With respect to India’s Traditional Knowledge Digital Library (“TKDL”), the Report mentions how structural issues and inefficiency in execution had left the TKDL inaccessible to Indians, leading to countries like the U.S. and China misappropriating traditional ayurvedic compositions from India. It is considered imperative for the government to strengthen the TKDL as a database, and implement a systematic mechanism of documentation and preservation of traditional knowledge in the country.

Furthermore, the Report states that there is insufficient understanding about converting IPR into monetary benefits in India. Therefore, it is urged that the government play a more active role in spreading awareness among tribal communities, forest dwellers, artisans and craftsmen, to claim IPR in traditional knowledge. It also encourages the government and the communities practising traditional knowledge to claim joint ownership of the IPRs arising out of such traditional knowledge, so as to limit their misappropriation and exploitation.

Concluding its observations, the Report highlights India’s role as a member of WIPO’s Intergovernmental Committee on Intellectual Property and Genetic Resources, Traditional Knowledge and Folklore. In lieu of the same, it is recommended that India should engage with other WIPO member states to finally establish an internationally binding treaty for the protection of traditional knowledge.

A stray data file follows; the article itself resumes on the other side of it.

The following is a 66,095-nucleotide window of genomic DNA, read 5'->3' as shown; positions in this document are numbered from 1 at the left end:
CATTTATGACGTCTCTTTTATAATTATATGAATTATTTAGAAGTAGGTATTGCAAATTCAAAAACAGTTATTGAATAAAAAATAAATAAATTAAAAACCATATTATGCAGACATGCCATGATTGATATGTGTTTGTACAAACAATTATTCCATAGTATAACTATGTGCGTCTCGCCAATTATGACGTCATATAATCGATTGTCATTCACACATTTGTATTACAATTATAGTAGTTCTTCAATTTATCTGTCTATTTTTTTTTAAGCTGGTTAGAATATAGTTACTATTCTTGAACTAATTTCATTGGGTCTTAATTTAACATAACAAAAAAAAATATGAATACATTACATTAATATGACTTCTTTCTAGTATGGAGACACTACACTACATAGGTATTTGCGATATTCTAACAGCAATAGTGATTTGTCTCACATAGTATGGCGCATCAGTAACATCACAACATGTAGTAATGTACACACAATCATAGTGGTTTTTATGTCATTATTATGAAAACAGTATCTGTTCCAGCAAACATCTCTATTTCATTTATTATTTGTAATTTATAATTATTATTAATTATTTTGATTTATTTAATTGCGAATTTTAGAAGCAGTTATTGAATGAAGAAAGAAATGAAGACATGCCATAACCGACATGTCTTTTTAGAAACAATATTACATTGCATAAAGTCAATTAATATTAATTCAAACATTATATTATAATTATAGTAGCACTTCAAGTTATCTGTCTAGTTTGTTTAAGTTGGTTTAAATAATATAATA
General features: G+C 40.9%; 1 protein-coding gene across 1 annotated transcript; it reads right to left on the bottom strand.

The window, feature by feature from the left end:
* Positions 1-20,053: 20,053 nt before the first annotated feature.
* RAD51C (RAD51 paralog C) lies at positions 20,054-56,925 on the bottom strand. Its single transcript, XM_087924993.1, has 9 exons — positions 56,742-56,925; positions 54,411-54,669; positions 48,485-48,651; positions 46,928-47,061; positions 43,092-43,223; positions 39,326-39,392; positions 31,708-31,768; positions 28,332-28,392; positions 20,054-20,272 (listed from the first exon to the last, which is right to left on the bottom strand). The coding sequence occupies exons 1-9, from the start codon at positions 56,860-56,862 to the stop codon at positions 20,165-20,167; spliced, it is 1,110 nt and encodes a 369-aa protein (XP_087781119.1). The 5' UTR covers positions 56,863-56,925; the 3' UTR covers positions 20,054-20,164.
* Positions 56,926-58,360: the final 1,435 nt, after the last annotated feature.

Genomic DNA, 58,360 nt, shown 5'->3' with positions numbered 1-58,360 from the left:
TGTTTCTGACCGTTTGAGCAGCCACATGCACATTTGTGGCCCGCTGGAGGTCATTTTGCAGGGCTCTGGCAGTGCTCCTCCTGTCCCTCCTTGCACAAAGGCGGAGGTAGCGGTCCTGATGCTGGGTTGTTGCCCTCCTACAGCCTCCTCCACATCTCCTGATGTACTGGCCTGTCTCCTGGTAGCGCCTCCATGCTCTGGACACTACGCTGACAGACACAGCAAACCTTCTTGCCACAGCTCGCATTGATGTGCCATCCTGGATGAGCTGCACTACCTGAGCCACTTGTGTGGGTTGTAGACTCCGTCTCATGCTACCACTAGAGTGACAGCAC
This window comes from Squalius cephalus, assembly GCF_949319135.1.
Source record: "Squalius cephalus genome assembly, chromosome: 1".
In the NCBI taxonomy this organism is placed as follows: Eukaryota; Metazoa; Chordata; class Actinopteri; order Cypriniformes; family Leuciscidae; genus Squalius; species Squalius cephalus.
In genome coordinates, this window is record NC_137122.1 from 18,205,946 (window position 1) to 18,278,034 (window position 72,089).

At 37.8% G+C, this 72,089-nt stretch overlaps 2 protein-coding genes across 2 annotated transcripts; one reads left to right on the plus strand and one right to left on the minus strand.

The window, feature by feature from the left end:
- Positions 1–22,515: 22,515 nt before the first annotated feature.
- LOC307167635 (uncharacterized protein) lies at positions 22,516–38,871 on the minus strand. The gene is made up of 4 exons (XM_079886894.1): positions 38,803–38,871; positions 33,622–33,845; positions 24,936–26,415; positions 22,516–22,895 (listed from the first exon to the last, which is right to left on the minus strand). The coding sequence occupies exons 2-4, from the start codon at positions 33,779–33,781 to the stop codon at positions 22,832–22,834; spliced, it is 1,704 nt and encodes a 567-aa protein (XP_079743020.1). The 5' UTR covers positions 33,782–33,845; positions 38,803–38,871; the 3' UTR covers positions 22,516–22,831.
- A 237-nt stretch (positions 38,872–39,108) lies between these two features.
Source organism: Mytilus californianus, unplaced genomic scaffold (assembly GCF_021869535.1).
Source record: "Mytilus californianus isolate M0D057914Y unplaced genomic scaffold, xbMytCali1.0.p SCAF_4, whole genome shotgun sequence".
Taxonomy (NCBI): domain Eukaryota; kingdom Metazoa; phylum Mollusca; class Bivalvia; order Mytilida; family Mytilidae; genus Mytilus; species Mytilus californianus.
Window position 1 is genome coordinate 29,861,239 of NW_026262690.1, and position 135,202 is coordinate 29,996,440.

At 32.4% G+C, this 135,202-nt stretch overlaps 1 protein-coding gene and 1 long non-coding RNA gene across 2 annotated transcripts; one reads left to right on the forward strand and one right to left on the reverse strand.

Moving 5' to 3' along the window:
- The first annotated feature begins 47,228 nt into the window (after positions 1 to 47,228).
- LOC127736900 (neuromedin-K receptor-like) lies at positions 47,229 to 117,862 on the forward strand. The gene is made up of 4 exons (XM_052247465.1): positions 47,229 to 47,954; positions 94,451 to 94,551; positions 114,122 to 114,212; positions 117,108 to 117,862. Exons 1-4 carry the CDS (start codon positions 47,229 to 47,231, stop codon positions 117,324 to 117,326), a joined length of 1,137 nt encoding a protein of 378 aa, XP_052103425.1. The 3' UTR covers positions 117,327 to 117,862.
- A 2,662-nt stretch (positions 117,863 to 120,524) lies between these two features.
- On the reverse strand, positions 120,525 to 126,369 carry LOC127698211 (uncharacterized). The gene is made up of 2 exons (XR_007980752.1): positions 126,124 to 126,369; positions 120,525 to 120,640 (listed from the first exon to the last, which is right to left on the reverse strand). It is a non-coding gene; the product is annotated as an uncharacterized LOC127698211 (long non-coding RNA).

The Report can be accessed here: 

https://rajyasabha.nic.in/rsnew/Committee_site/Committee_File/ReportFile/13/141/161_2021_7_15.pdf.

Disclaimer: Views, opinions, interpretations are solely those of the author, not of the firm (ALG India Law Offices LLP) nor reflective thereof. Author submissions are not checked for plagiarism or any other aspect before being posted.

Copyright: ALG India Law Offices LLP

Summary: ‘Review Of The Intellectual Property Rights Regime In India (Parliamentary Standing Committee Report No. 161) – Section On Trade Marks Act, 1999, (pp: 59-64)’ (Parliamentary Standing Committee On Commerce)

The Parliamentary Standing Committee on Commerce tabled the 161st Report on the Review of the Intellectual Property Rights Regime in India on 23rd July, 2021. The Report in light of the increasing importance of Intellectual Property Rights (IPRs) observed and analysed the current IPR scenario in India and the challenges involved in strengthening the IPR regime.